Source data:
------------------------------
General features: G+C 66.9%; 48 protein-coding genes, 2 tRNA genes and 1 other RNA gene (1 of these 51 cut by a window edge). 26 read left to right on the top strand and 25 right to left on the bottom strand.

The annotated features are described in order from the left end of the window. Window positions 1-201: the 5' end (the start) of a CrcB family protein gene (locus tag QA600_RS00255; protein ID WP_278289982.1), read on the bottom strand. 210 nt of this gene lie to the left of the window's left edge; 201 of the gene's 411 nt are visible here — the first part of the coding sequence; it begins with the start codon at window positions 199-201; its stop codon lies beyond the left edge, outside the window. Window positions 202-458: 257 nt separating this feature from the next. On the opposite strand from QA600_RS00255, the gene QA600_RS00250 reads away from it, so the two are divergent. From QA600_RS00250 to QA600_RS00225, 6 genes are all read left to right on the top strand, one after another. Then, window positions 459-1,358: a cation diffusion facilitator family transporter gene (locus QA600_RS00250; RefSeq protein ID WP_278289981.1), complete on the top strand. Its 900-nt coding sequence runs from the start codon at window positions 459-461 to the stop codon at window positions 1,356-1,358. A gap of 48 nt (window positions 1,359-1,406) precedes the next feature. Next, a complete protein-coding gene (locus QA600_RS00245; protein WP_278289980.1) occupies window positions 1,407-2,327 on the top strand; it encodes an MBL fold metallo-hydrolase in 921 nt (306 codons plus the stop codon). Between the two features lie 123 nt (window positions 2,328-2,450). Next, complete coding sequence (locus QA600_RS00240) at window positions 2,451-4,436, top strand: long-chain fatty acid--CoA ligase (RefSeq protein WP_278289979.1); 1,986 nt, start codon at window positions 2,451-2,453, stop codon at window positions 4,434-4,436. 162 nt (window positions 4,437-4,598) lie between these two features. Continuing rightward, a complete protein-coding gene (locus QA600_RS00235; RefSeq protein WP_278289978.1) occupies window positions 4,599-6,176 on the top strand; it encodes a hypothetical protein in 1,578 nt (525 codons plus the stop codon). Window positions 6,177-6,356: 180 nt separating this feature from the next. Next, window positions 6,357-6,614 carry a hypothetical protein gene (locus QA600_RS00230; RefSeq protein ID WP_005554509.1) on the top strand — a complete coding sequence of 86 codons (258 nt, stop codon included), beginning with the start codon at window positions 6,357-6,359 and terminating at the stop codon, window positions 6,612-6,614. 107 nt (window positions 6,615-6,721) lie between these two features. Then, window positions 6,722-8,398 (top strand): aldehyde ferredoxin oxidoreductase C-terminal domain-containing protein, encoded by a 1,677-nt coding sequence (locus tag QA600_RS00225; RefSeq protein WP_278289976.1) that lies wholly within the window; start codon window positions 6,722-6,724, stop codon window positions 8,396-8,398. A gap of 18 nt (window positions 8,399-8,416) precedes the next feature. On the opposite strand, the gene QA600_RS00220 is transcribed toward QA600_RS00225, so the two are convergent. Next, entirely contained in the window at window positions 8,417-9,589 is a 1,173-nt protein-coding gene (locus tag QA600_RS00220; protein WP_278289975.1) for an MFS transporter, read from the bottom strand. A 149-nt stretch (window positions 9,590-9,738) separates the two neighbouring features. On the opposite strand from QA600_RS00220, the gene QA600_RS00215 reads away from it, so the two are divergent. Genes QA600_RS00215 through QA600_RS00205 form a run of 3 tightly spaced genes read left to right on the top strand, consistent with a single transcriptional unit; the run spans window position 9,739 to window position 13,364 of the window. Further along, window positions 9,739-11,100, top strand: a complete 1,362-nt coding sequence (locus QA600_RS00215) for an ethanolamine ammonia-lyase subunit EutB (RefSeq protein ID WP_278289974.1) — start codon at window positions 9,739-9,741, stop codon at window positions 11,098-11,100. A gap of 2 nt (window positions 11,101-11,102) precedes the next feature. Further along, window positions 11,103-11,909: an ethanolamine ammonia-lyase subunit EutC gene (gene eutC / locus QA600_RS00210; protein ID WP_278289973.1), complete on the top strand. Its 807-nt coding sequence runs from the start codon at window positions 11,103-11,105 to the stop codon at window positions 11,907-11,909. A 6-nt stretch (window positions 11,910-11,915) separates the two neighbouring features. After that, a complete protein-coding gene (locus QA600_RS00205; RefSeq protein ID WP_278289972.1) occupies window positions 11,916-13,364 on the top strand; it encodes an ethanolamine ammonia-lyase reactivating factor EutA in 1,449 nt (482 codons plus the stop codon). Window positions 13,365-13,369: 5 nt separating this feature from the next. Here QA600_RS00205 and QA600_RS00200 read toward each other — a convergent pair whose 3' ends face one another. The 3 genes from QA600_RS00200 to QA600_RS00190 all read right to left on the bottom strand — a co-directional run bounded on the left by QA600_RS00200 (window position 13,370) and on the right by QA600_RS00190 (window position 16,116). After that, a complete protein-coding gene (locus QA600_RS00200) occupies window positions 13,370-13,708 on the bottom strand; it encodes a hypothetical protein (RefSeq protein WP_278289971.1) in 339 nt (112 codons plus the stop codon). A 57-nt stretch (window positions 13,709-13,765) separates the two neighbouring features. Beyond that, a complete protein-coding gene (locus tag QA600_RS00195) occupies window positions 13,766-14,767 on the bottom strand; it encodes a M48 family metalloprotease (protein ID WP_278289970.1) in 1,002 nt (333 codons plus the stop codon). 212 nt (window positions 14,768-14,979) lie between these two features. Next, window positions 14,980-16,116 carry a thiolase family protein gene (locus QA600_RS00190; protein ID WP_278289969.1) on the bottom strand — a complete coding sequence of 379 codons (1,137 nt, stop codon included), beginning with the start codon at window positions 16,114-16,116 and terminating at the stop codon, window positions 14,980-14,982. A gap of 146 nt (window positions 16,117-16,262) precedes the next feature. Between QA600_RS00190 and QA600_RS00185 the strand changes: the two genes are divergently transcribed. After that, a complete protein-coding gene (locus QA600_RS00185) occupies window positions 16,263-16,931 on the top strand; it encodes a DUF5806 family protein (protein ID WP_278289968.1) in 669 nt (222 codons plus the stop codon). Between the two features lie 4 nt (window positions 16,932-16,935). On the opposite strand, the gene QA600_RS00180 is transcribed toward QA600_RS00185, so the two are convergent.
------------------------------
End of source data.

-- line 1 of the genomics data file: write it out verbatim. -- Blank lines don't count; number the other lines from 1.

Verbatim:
General features: G+C 66.9%; 48 protein-coding genes, 2 tRNA genes and 1 other RNA gene (1 of these 51 cut by a window edge). 26 read left to right on the top strand and 25 right to left on the bottom strand.